Date of Award


Degree Name

MS in Mechanical Engineering


Mechanical Engineering


College of Engineering


John Ridgely

Advisor Department

Mechanical Engineering

Advisor College

College of Engineering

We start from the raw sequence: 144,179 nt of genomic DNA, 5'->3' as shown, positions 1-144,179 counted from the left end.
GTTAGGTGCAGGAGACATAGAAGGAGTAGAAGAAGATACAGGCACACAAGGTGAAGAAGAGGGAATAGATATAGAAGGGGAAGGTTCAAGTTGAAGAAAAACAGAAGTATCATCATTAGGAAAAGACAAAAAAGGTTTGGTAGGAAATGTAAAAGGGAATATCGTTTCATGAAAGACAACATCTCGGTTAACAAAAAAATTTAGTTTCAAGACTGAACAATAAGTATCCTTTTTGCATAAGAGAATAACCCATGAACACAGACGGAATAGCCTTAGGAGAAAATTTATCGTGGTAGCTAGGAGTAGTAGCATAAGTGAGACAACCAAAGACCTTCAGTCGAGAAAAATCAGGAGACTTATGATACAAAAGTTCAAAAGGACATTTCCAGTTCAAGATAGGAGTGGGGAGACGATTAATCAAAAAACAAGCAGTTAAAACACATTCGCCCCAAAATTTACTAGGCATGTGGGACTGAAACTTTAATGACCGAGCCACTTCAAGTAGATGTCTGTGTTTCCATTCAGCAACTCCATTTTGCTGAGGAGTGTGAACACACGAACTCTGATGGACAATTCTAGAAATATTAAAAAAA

Observing the dynamic interaction between stars and their close stellar neighbors is key to establishing the stars’ orbits, masses, and other properties. Our ability to visually discriminate nearby stars is limited by the power of our telescopes, posing a challenge to astronomers at small observatories that contribute to binary star surveys. Masks placed at the telescope aperture promise to augment the resolving power of telescopes of all sizes, but many of these masks must be manually and repetitively reoriented about the optical axis to achieve their full benefits. This paper introduces a design concept for a mask rotation mechanism that can be adapted to telescopes of different types and proportions, focusing on an implementation for a Celestron C11 Schmidt–Cassegrain optical tube assembly. Mask concepts were first evaluated using diffraction simulation programs, later manufactured, and finally tested on close double stars using a C11. An electronic rotation mechanism was designed, produced, and evaluated. Results show that applying a properly shaped and oriented mask to a C11 enhances contrast in images of double star systems relative to images captured with the unmasked telescope, and they show that the rotation mechanism accurately and repeatably places masks at target orientations with minimal manual effort. Detail drawings of the mask rotation mechanism and code for the software interface are included.